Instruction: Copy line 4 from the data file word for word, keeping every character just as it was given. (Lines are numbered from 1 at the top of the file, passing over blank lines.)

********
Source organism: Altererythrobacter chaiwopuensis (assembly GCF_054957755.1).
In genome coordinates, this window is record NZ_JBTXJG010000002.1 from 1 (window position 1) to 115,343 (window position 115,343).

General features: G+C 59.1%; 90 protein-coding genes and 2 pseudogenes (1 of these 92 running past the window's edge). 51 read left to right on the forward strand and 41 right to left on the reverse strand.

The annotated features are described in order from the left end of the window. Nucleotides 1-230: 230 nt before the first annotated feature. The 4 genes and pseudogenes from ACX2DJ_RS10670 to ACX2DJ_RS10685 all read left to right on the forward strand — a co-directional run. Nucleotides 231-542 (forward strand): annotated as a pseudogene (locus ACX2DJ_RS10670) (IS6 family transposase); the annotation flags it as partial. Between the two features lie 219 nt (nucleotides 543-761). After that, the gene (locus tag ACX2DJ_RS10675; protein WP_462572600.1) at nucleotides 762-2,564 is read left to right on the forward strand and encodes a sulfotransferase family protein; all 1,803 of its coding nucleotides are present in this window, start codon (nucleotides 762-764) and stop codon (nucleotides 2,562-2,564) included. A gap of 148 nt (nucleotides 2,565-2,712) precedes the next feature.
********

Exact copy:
The annotated features are described in order from the left end of the window. Nucleotides 1-230: 230 nt before the first annotated feature. The 4 genes and pseudogenes from ACX2DJ_RS10670 to ACX2DJ_RS10685 all read left to right on the forward strand — a co-directional run. Nucleotides 231-542 (forward strand): annotated as a pseudogene (locus ACX2DJ_RS10670) (IS6 family transposase); the annotation flags it as partial. Between the two features lie 219 nt (nucleotides 543-761). After that, the gene (locus tag ACX2DJ_RS10675; protein WP_462572600.1) at nucleotides 762-2,564 is read left to right on the forward strand and encodes a sulfotransferase family protein; all 1,803 of its coding nucleotides are present in this window, start codon (nucleotides 762-764) and stop codon (nucleotides 2,562-2,564) included. A gap of 148 nt (nucleotides 2,565-2,712) precedes the next feature.